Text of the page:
If you are reading this, COVID-19 has probably had some impact on you. Some of my colleagues know people that have unfortunately passed away from it, thousands of companies have furloughed employees and the future may look as grim as ever. However, I am a naturally optimistic person and I invite you to entertain the possibility that we will all emerge from this period stronger.

As we adapt and adjust to the new environment, have you wondered how COVID-19 will change us one year from now? Five years from now? Will life go back to the way it was? It is certainly a possibility. I believe that more likely, as a society, nation, and world, we will start to see profound impacts on how we live and work.

You may be wondering, what will be different and how can companies best position themselves today for those changes? I will share my early (and speculative) thoughts in the following areas: virtual work, healthcare, technology, and e-Commerce.

 Virtual Work

As virtual work starts to become the norm and employees start advocating for more work/life integration, companies will start to explore more hiring of remote workers. This could result in decreased demand for office space, hence we may see a gradual drop in prices for commercial real estate.

More virtual workers will also require employers to create a sense of belonging in new and creative ways. Jeff Weiner, CEO of LinkedIn comments that “WFH [Work-from-home] employees will not only seek tools that facilitate productivity and collaboration, but the software that enables them to feel seen, heard, and truly connected to their colleagues and supported by their company, i.e., the virtual office as a community. At Insigniam, we say that relationship is the foundation of all accomplishments. Employers that intentionally focus on providing fertile ground for people to foster strong relationships and to bring their whole self to work will prevail in the post-COVID-19 era.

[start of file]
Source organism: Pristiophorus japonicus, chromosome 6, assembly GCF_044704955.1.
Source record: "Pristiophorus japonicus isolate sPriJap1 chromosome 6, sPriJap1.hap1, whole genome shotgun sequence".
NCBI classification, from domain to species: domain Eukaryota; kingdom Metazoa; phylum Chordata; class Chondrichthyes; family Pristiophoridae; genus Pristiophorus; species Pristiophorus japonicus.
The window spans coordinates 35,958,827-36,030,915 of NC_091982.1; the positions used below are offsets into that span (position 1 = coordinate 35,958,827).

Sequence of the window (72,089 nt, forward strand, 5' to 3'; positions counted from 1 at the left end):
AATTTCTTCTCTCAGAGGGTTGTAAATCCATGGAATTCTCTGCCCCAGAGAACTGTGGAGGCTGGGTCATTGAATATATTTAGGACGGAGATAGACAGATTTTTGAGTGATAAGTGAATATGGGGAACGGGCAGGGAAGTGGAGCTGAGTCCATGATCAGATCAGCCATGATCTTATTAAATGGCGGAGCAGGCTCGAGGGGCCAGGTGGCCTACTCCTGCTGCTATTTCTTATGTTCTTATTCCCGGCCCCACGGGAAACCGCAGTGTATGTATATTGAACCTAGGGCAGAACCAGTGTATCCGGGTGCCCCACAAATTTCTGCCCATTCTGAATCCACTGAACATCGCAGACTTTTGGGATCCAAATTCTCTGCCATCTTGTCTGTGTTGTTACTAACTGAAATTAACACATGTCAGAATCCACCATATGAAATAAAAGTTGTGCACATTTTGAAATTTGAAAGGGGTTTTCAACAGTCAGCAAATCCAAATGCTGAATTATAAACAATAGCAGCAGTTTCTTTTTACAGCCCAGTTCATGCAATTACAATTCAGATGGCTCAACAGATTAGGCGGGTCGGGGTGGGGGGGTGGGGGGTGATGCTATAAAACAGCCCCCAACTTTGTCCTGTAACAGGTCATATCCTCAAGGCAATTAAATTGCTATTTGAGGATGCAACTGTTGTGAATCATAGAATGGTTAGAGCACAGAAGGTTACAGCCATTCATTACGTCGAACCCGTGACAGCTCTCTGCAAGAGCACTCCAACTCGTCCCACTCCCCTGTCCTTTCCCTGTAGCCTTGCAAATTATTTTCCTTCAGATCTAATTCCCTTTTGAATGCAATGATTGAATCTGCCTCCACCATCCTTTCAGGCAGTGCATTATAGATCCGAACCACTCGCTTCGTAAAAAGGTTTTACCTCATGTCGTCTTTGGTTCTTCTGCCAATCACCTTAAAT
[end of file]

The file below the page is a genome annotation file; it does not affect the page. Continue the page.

Some immediate changes that I anticipate across the healthcare landscape are:

Hospitals will be more prepared and ensure their stock of personal protective equipment for other future potential infectious disease outbreaks. There may also be increased attention to the shortage of healthcare providers around the nation- potentially drawing resources to put more doctors and nurses through the pipeline.

Telehealth will be much more embraced. Many health systems and insurers have already started moving in that direction. With the impetus of COVID-19, I anticipate more entrenched players who have been reluctant to implement telemedicine to get in action. As telehealth becomes more commonplace, more data points about patients could be collected, which would enable healthcare providers to utilize AI and machine learning to drive down care costs. AI-enabled insights can reduce chronic patient risk factors by allocating healthcare and social work resources more efficiently to address social determinants of health.

Technology and E-Commerce

Very likely, we will see more competition for virtual conferencing services like Zoom and Cisco’s Webex. Zoom’s stock finished at $68.04 as of December 31, 2019. Standing at the beginning of April 2020, the company has more than doubled its stock price. With more capital flooding into this sector, we could reasonably see more entry into this space one year from now. Besides, online education for both adults and children could also be picking up, prompting more players to enter this field.

E-commerce will be the key competitive advantage for the majority of industries. Companies that have spent a tremendous amount of effort in building their online presence have been getting the payoff since the outbreak started. For example, in the recent Q3 earnings report, Nike was able to beat analyst expectations with only a 4% decline in sales, despite having all of its 5000 stores closed in China. While physical store sales plummeted, Nike’s online sales rose by a whopping 30%. For traditional brick-and-mortar companies, developing an e-commerce strategy is crucial to their long-term survival and prosperity.

What I want you to leave with is this: as a renowned psychiatrist and Holocaust survivor Viktor E. Frankl says, “Between stimulus and response there is a space. In that space is our power to choose our response. In our response lies our growth and our freedom.” Leaders, I call on you to CHOOSE to respond in a way that empowers yourselves and your people by exploring what these trends may mean for your industry, then get in action to address those opportunities quickly. The early bird gets the worm.

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